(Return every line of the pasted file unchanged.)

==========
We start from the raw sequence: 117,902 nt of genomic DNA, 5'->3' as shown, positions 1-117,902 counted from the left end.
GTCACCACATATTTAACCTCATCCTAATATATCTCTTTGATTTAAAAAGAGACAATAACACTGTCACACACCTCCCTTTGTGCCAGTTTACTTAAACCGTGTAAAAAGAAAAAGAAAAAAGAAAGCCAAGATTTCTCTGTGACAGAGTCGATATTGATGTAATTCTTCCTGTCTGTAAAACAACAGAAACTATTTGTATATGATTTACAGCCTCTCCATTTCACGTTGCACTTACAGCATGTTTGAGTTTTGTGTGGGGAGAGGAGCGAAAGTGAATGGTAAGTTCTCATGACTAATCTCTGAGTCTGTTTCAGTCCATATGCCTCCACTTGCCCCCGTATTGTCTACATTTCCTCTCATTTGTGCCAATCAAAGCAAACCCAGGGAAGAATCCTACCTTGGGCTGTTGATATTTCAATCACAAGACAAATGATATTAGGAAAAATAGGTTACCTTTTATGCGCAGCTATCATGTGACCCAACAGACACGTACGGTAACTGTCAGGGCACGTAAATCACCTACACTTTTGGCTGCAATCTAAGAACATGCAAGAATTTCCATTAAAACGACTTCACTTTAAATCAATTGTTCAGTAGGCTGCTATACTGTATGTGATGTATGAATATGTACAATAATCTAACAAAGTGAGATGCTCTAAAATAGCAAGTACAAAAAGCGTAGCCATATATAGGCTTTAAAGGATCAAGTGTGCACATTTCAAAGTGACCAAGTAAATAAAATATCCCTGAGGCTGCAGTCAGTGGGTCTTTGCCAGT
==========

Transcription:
We start from the raw sequence: 117,902 nt of genomic DNA, 5'->3' as shown, positions 1-117,902 counted from the left end.
GTCACCACATATTTAACCTCATCCTAATATATCTCTTTGATTTAAAAAGAGACAATAACACTGTCACACACCTCCCTTTGTGCCAGTTTACTTAAACCGTGTAAAAAGAAAAAGAAAAAAGAAAGCCAAGATTTCTCTGTGACAGAGTCGATATTGATGTAATTCTTCCTGTCTGTAAAACAACAGAAACTATTTGTATATGATTTACAGCCTCTCCATTTCACGTTGCACTTACAGCATGTTTGAGTTTTGTGTGGGGAGAGGAGCGAAAGTGAATGGTAAGTTCTCATGACTAATCTCTGAGTCTGTTTCAGTCCATATGCCTCCACTTGCCCCCGTATTGTCTACATTTCCTCTCATTTGTGCCAATCAAAGCAAACCCAGGGAAGAATCCTACCTTGGGCTGTTGATATTTCAATCACAAGACAAATGATATTAGGAAAAATAGGTTACCTTTTATGCGCAGCTATCATGTGACCCAACAGACACGTACGGTAACTGTCAGGGCACGTAAATCACCTACACTTTTGGCTGCAATCTAAGAACATGCAAGAATTTCCATTAAAACGACTTCACTTTAAATCAATTGTTCAGTAGGCTGCTATACTGTATGTGATGTATGAATATGTACAATAATCTAACAAAGTGAGATGCTCTAAAATAGCAAGTACAAAAAGCGTAGCCATATATAGGCTTTAAAGGATCAAGTGTGCACATTTCAAAGTGACCAAGTAAATAAAATATCCCTGAGGCTGCAGTCAGTGGGTCTTTGCCAGT